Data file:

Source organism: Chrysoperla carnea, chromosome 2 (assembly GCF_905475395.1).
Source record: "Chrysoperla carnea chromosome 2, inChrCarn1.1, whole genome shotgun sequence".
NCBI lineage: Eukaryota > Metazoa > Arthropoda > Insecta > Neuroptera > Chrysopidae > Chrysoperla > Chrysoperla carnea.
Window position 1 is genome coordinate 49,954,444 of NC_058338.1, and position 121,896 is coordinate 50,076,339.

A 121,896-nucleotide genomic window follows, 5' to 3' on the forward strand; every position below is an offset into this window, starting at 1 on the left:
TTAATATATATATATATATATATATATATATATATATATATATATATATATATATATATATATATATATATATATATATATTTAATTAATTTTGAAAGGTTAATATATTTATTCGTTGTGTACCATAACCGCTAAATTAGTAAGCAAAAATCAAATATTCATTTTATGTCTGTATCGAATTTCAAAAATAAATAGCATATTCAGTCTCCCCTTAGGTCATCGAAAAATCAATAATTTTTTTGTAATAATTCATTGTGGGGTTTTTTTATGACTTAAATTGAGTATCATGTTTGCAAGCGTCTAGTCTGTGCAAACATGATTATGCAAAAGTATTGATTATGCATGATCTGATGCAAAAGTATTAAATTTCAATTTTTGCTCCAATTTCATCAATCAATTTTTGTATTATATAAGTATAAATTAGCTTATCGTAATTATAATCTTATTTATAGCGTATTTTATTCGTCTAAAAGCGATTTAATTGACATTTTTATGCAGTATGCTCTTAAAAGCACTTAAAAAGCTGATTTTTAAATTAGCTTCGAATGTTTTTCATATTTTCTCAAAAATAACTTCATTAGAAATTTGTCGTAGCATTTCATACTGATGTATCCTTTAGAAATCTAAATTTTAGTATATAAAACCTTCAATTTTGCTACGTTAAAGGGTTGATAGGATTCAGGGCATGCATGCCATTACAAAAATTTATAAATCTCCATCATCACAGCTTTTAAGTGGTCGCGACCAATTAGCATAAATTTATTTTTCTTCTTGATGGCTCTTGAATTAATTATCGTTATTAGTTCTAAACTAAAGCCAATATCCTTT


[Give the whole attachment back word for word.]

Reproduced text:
Source organism: Chrysoperla carnea, chromosome 2 (assembly GCF_905475395.1).
Source record: "Chrysoperla carnea chromosome 2, inChrCarn1.1, whole genome shotgun sequence".
NCBI lineage: Eukaryota > Metazoa > Arthropoda > Insecta > Neuroptera > Chrysopidae > Chrysoperla > Chrysoperla carnea.
Window position 1 is genome coordinate 49,954,444 of NC_058338.1, and position 121,896 is coordinate 50,076,339.

A 121,896-nucleotide genomic window follows, 5' to 3' on the forward strand; every position below is an offset into this window, starting at 1 on the left:
TTAATATATATATATATATATATATATATATATATATATATATATATATATATATATATATATATATATATATATATATATTTAATTAATTTTGAAAGGTTAATATATTTATTCGTTGTGTACCATAACCGCTAAATTAGTAAGCAAAAATCAAATATTCATTTTATGTCTGTATCGAATTTCAAAAATAAATAGCATATTCAGTCTCCCCTTAGGTCATCGAAAAATCAATAATTTTTTTGTAATAATTCATTGTGGGGTTTTTTTATGACTTAAATTGAGTATCATGTTTGCAAGCGTCTAGTCTGTGCAAACATGATTATGCAAAAGTATTGATTATGCATGATCTGATGCAAAAGTATTAAATTTCAATTTTTGCTCCAATTTCATCAATCAATTTTTGTATTATATAAGTATAAATTAGCTTATCGTAATTATAATCTTATTTATAGCGTATTTTATTCGTCTAAAAGCGATTTAATTGACATTTTTATGCAGTATGCTCTTAAAAGCACTTAAAAAGCTGATTTTTAAATTAGCTTCGAATGTTTTTCATATTTTCTCAAAAATAACTTCATTAGAAATTTGTCGTAGCATTTCATACTGATGTATCCTTTAGAAATCTAAATTTTAGTATATAAAACCTTCAATTTTGCTACGTTAAAGGGTTGATAGGATTCAGGGCATGCATGCCATTACAAAAATTTATAAATCTCCATCATCACAGCTTTTAAGTGGTCGCGACCAATTAGCATAAATTTATTTTTCTTCTTGATGGCTCTTGAATTAATTATCGTTATTAGTTCTAAACTAAAGCCAATATCCTTT